Recycling sounds pretty simple – you separate recyclable items and send them off to be recycled!
But the reality is not always so easy or as simple. Even if you do send your items to be recycled – are they are actually recyclable? And are they being properly recycled?
Let’s take a quick look at some facts about recycling that may surprise you.
- South Africa sends around 95 million tonnes of waste to its 826 landfill sites and less than 40% of the materials are recycled.
- South Africa produces 65 million tonnes of hazardous waste, of which only 6% is recycled.
- The average recycling rate for plastics in South Africa exceeds 43%, which is higher than the 31% figure for Europe.
Before you even start recycling it is important to understand what can be recycled – not all paper and plastic is created equal and not all of it can actually be recycled. You can start by learning the different plastic codes.
Recycling doesn’t necessarily mean sending items to a recycling plant. You can recycle items into something new.
- Tins make cool pen holders or pots for plants.
- Glass jars can be used for so many different things.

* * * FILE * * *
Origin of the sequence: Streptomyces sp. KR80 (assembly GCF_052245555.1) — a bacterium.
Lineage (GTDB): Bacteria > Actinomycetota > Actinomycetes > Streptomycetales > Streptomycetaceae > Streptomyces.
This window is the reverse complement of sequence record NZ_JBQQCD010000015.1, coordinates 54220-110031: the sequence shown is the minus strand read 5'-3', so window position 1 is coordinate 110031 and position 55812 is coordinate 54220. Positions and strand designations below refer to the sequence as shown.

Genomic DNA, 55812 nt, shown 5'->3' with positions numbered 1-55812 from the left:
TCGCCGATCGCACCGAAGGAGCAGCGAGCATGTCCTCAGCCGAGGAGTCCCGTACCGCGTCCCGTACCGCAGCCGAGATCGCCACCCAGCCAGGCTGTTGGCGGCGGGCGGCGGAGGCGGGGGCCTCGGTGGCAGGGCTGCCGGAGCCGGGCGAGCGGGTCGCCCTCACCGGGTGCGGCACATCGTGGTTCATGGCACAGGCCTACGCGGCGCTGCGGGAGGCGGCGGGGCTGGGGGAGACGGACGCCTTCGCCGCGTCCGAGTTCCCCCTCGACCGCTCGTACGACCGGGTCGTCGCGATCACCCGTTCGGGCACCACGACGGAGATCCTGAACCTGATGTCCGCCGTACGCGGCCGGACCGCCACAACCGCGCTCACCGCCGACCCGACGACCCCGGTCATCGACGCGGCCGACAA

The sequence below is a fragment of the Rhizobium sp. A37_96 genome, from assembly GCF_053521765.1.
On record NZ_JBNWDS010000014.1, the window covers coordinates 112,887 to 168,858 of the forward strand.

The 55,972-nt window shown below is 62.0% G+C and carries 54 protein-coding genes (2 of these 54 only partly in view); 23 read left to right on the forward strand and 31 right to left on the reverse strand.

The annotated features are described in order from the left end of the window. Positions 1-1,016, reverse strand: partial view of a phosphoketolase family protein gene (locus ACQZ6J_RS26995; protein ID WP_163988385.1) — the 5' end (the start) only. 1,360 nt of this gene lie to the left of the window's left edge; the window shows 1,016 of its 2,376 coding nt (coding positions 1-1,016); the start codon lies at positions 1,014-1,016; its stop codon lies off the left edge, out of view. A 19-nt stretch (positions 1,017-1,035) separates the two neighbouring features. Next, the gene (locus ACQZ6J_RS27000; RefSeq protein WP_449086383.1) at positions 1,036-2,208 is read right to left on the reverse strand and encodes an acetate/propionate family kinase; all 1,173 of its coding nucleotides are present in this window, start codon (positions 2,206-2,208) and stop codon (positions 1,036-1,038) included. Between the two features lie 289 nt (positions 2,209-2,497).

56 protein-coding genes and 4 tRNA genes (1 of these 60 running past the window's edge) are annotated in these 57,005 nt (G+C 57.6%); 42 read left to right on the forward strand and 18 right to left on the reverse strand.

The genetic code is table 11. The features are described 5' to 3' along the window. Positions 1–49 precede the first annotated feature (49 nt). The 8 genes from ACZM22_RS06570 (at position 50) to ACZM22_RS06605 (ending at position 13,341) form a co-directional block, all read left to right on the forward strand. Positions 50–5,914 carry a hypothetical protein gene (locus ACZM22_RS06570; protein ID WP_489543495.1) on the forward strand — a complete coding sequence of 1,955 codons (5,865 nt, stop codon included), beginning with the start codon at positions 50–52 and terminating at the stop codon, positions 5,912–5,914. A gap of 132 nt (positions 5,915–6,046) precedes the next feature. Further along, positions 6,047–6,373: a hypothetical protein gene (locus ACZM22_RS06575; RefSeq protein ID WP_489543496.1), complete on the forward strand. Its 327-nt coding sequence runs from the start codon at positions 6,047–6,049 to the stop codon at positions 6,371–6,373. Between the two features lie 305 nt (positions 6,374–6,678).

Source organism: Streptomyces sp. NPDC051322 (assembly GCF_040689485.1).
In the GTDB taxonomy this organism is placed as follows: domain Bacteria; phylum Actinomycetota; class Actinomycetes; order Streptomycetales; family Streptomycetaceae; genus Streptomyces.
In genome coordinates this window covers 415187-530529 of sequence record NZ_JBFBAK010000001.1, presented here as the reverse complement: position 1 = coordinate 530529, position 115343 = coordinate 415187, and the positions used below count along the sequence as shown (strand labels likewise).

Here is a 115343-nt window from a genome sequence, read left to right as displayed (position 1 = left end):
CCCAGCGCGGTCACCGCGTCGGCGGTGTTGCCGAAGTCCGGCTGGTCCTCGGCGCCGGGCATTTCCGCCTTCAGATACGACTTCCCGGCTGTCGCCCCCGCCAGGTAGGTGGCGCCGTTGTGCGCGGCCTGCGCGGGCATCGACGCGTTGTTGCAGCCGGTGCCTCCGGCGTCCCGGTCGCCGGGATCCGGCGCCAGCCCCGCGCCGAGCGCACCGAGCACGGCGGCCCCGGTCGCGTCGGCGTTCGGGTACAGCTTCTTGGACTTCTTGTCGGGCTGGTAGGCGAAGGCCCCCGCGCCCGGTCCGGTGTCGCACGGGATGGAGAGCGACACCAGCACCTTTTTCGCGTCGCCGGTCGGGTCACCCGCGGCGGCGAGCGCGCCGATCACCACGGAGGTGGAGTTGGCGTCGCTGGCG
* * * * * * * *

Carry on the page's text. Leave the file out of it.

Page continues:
- 2l soda bottles can be used as eco-bricks.
- Egg cartons are great for seedlings.
How to Start Recycling
If you are new to recycling don’t try to recycle everything from the start.
Pick one item. For me paper is the easiest thing to start with. Glass is also pretty easy and you will generally find both glass and paper bins in your community. Check your local churches or large supermarkets, many of them have large bins for the local community.
Recycling plastic and tin can be a little harder because finding somewhere to actually recycle them can be difficult. There are recycling companies who will collect all of your recycling but that does come with a cost.
We have our rubbish collected by a private company and they recycle as well but I sort out the plastic and tin and leave it for the local “garbage pickers”. Even if you aren’t sure if your rubbish collectors recycle, sort out the different items and leave them on the top of your rubbish bin and the trash pickers will take it.
There are an “estimated 200,000 waste pickers or reclaimers who navigate the racial, economic and physical divides of South Africa’s largest and wealthiest city to sell tins, plastic and paper to recycling depots.” Source
There is so much negative stigma attached to these pickers but let’s be real, no one wants to scratch through someone else’s trash just be able to buy food for your family. Make it easy for them and separate your waste so they don’t have to dig through all your rubbish.
The key to successful recycling is to find what works for you and make it as simple as possible. Start with something that is simple and easy and then when you are comfortable, add another item.
Ultimately though it is better to reduce than to recycle – especially when it comes to plastic items.